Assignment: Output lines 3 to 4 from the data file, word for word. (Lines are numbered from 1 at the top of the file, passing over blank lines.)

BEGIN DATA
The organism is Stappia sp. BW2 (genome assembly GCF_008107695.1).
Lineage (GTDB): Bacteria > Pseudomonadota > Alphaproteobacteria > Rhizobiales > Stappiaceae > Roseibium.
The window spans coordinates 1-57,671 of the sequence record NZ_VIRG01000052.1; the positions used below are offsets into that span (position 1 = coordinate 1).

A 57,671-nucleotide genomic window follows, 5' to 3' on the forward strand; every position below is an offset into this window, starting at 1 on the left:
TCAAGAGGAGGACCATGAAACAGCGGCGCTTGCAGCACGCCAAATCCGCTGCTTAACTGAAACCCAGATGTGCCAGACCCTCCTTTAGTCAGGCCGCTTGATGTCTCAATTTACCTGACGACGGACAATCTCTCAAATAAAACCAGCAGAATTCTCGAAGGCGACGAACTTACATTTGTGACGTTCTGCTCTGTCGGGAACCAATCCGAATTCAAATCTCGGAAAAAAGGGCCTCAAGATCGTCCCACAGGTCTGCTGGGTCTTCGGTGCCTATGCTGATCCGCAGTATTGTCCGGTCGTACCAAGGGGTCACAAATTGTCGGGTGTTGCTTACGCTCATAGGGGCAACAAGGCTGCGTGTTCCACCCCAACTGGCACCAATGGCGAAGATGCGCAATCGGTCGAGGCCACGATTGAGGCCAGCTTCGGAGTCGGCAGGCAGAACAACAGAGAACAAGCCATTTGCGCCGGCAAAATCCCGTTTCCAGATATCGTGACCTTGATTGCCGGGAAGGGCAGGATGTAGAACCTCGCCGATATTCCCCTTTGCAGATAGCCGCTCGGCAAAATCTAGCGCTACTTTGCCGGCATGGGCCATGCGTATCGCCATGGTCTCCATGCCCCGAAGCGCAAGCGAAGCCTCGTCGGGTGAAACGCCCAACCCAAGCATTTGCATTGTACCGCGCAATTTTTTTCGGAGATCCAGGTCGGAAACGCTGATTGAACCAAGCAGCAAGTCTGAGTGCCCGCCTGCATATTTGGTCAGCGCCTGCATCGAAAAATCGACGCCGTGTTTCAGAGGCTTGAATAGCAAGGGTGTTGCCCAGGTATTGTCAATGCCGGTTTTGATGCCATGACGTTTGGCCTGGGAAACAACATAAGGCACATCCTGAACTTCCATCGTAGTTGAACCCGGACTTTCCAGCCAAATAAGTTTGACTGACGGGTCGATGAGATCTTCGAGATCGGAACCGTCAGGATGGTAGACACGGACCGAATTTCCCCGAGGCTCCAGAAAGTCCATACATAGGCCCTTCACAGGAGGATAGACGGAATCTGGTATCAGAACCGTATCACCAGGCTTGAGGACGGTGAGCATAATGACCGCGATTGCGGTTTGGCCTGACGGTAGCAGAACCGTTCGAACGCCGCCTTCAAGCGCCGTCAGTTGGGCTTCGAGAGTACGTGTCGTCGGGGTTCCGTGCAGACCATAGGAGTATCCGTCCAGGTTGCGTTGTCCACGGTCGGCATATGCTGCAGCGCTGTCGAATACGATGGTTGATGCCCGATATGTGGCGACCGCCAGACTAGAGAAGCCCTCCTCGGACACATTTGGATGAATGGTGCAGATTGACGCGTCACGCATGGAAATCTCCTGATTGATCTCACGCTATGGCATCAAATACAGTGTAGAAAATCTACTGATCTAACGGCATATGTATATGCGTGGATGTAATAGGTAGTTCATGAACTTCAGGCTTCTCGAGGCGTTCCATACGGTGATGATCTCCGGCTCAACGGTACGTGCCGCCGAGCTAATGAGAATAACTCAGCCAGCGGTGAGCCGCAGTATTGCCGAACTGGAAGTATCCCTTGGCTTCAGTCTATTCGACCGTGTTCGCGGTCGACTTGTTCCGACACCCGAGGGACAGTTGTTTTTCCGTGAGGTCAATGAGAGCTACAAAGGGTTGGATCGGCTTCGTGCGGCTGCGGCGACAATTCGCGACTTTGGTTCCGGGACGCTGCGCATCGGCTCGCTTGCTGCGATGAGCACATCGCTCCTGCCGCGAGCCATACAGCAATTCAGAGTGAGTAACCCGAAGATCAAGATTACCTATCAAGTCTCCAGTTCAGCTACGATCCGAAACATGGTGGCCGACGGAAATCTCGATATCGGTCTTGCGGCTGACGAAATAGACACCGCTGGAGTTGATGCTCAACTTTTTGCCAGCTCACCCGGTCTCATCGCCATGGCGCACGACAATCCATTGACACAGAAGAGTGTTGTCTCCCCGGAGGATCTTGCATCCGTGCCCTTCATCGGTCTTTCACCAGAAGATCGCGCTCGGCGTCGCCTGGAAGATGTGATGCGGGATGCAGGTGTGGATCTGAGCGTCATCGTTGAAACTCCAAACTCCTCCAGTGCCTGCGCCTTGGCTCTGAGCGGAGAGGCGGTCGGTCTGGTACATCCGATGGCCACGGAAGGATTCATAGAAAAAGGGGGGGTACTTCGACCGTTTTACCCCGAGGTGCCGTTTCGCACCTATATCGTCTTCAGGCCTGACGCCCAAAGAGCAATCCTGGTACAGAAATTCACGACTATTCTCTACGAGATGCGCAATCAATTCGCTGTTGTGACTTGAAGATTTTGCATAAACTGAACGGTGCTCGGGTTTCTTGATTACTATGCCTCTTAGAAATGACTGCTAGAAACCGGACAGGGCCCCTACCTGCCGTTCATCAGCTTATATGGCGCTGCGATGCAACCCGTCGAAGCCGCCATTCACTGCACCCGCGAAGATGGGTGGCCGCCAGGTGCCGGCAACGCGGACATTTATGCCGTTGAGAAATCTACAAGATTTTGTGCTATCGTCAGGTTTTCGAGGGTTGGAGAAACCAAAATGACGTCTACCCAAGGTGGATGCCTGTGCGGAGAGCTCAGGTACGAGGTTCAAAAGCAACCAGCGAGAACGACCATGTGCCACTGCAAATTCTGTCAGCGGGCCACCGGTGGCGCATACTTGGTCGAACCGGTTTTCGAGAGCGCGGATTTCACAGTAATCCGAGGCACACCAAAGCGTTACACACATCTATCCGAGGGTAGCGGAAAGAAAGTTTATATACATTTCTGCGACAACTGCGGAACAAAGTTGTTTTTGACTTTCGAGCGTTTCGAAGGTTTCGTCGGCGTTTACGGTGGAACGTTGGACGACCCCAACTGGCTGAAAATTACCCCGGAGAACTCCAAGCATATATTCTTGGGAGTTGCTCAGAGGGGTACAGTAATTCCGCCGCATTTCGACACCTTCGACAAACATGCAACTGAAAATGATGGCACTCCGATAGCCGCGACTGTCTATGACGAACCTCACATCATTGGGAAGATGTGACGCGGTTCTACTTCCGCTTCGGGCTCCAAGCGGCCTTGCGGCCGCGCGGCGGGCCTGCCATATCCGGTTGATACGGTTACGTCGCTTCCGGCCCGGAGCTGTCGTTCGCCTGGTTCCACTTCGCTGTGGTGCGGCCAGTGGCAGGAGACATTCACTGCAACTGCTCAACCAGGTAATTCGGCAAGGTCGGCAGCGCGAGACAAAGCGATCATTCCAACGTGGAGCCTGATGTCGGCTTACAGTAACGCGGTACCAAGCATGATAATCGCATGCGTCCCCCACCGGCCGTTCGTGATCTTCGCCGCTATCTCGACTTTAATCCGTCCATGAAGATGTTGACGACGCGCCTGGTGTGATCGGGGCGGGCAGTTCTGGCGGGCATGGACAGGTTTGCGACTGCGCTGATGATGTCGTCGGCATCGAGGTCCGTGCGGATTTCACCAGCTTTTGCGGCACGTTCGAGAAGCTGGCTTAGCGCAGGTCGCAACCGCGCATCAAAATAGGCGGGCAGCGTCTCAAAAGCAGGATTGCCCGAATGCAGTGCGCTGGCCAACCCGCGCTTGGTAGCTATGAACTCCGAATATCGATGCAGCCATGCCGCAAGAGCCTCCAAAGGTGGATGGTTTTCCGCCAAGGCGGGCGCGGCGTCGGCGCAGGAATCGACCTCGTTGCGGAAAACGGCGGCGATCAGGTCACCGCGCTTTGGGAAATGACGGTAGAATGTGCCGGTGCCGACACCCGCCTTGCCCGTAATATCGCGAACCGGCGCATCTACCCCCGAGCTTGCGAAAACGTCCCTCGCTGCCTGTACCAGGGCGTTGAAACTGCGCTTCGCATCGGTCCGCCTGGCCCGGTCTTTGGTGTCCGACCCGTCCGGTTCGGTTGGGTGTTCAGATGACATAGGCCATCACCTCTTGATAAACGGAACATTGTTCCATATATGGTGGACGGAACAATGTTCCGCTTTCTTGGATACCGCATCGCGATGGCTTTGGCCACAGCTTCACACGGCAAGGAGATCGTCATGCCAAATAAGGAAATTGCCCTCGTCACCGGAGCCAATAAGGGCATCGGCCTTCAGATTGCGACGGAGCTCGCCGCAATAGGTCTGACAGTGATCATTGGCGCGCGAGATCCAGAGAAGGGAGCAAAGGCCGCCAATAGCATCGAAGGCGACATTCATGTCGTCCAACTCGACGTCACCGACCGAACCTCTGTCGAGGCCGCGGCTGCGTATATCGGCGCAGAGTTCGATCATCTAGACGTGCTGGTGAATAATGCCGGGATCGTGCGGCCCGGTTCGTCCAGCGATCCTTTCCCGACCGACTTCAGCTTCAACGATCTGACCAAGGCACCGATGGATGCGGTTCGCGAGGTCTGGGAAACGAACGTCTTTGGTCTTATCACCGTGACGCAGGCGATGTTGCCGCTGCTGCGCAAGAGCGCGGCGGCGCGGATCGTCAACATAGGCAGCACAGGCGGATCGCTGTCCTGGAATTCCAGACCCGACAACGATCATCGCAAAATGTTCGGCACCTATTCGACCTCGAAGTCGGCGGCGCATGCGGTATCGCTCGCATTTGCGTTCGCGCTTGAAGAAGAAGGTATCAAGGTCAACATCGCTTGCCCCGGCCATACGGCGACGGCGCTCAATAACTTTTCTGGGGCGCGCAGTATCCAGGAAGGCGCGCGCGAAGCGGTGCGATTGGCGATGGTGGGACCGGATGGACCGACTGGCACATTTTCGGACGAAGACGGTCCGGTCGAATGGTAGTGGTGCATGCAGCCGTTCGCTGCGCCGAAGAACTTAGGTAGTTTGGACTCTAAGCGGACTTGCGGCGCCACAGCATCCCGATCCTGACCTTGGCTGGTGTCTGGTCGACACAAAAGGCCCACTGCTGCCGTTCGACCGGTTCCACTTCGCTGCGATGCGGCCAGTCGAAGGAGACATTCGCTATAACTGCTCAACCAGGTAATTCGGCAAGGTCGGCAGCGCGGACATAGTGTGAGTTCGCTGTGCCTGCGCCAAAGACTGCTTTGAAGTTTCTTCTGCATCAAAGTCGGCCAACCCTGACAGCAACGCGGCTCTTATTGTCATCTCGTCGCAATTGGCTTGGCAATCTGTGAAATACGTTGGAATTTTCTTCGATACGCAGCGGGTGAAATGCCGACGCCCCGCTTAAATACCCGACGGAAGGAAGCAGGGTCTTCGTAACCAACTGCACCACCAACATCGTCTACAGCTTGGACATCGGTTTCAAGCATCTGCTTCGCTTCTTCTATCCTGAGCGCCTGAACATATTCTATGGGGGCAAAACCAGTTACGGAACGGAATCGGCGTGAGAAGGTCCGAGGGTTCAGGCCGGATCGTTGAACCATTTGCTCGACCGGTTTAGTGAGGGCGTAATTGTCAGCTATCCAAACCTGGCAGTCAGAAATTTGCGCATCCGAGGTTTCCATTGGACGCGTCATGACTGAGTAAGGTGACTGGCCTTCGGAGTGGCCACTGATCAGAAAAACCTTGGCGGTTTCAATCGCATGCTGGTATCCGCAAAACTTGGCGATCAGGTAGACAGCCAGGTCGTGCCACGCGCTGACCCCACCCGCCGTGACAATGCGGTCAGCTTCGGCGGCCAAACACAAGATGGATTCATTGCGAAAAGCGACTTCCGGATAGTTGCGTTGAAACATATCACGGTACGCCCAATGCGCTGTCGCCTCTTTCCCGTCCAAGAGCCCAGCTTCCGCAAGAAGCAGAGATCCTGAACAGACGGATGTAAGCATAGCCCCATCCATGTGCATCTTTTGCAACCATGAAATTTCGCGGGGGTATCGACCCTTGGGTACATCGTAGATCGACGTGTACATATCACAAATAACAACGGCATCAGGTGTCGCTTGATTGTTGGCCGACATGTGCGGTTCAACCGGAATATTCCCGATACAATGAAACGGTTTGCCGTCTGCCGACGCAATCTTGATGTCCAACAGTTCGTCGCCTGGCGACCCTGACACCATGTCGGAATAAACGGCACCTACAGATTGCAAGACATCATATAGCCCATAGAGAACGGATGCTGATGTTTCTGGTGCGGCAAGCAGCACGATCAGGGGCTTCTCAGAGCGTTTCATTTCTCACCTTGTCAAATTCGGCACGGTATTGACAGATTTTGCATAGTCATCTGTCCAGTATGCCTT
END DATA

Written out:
The window spans coordinates 1-57,671 of the sequence record NZ_VIRG01000052.1; the positions used below are offsets into that span (position 1 = coordinate 1).

A 57,671-nucleotide genomic window follows, 5' to 3' on the forward strand; every position below is an offset into this window, starting at 1 on the left: